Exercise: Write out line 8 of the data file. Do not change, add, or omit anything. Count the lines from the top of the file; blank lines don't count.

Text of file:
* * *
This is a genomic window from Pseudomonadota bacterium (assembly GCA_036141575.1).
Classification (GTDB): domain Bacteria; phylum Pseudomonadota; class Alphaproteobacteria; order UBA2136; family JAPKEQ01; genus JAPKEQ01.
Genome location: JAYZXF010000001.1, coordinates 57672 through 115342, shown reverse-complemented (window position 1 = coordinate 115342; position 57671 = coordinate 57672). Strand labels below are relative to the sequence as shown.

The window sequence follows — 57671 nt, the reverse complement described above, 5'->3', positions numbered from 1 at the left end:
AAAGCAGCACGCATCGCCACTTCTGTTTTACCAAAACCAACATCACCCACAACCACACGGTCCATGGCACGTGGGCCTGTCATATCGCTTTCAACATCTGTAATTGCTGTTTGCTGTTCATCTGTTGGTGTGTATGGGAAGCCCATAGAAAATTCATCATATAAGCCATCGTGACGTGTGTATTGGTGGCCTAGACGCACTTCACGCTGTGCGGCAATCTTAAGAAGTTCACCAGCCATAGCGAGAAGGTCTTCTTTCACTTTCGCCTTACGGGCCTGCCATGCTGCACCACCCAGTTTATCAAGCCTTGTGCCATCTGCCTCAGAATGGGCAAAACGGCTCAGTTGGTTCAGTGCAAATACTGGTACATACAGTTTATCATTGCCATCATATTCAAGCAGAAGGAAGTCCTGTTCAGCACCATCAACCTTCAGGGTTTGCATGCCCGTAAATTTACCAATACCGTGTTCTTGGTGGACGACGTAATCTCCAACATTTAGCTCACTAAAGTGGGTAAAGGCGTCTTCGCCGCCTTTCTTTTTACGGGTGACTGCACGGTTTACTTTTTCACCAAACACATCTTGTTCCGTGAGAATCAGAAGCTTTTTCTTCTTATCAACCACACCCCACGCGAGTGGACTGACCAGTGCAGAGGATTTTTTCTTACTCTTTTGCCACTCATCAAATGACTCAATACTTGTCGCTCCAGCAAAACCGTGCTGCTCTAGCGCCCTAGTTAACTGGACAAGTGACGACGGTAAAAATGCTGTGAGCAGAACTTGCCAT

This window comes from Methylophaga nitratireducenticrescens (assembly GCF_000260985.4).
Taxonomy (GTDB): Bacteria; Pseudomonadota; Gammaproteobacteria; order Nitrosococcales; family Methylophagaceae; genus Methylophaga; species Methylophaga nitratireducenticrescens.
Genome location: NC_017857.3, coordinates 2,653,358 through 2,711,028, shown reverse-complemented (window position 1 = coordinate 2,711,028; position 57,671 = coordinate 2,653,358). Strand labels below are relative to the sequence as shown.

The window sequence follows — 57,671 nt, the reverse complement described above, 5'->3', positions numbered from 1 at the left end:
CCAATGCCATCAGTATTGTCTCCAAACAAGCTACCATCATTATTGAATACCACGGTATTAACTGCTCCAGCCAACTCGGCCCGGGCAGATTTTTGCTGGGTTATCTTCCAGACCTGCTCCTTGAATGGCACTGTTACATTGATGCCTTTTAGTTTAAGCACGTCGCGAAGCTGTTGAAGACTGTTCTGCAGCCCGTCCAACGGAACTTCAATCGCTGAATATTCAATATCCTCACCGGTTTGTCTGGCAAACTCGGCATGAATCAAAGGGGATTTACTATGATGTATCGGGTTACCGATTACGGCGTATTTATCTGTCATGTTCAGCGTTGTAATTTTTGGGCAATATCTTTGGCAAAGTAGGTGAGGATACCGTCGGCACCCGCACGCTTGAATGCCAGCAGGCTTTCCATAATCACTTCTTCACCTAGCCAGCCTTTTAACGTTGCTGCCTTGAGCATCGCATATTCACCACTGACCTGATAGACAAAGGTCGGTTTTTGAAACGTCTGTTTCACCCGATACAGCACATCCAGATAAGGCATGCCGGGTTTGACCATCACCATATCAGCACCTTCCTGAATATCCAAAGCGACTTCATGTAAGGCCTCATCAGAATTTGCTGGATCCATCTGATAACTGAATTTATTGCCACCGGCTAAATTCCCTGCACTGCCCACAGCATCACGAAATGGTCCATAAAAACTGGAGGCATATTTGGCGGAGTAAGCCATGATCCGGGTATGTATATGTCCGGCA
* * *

Genome location: NC_017857.3, coordinates 2,653,358 through 2,711,028, shown reverse-complemented (window position 1 = coordinate 2,711,028; position 57,671 = coordinate 2,653,358). Strand labels below are relative to the sequence as shown.